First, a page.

● Please send letters to APA Monitor on
Psychology Editor Sara Martin at smartin@apa.
org. Letters should be limited to 175 words and
may be edited for space and clarity. M O
ARE THE REAL ISSUE
Regarding your article “How much of
the psychology literature is wrong?” in
the June Monitor, replication may not be
the real issue here. It seems to me that
many psychological studies, especially
social psychological studies, are by definition “context-sensitive” by virtue of the
well-established fact that society changes,
as evidenced by a black president and
now a woman presidential candidate and
the Trump candidacy.
Our human subjects in our research
do not live in a vacuum, they live in a
society which is constantly changing. As
society changes, the “hidden moderators,”
as Van Bavel suggests, are at work. People
change in their needs, belief systems,
expectations, perspectives, lifestyles, habits, preferences and behavioral tendencies,
so it is not a surprise if a psychological
study is not replicated many years later.
It may have been accurate at the time
of the study but generalizability may not
occur over time.
The real question here is which factors
that produce the replication error are
produced by these societal changes over
time and which aren’t?
Bruce Hutchison, C.Psych.
Ottawa, Ontario, Canada
DISCRIMINATION AS A CAUSE
Readers of the June article “Becoming
an adult in the face of racism” should
keep in mind some basic lessons from
Statistics 101, which cast doubt on the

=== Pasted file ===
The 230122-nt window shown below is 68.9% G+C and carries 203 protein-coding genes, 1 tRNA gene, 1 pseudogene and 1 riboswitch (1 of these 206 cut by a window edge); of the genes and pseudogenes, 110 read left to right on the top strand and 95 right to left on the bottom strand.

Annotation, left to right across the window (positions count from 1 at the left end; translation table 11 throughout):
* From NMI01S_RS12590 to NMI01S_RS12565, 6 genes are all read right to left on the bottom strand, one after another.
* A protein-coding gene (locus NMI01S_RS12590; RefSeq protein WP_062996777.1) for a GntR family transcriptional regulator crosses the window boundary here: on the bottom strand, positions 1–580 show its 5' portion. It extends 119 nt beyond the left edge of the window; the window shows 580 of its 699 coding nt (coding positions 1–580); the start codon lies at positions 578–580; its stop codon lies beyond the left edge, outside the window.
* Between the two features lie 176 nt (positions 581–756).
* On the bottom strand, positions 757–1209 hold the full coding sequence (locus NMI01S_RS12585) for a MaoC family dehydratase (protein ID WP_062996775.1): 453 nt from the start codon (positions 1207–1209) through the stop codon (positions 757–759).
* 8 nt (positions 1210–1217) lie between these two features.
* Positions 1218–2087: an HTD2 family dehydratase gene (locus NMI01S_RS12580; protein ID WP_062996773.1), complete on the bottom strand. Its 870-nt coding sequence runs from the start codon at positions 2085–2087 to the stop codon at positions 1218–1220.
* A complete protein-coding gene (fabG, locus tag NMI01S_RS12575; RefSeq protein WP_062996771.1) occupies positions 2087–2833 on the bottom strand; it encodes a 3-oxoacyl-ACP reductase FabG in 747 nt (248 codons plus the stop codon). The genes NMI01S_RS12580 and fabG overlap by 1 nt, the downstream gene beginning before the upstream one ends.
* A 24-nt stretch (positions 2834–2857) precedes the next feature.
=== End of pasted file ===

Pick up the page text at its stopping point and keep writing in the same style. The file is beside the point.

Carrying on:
certainty of the article’s conclusions
about the effects of discrimination on
the psychological well-being of African-American youth. First, in virtually all
the studies they review, it is perceived
or reported discrimination that is
measured rather than discrimination
itself. Second, in virtually all the
studies reviewed, the association
between perceived discrimination and
negative developmental outcomes
such as suicidality, violence, depressive
symptoms, substance abuse, low self-
esteem and low academic achievement
is only correlational.
Although the authors assume that
the direction of causation is from
perceived discrimination to negative
outcomes, this direction is not established. It may be that the causation is
more complicated or even in the reverse
direction. For example, it is possible that
as youths show more of the negative
outcomes, such as violence and substance abuse, they are indeed treated
more negatively by others.
Alternately, as the negative outcomes
increase they become more inclined to
perceive discrimination in order to help
them make sense of their plight.
Gerald Zuriff, PhD
“The thing is, you have to really want the change.”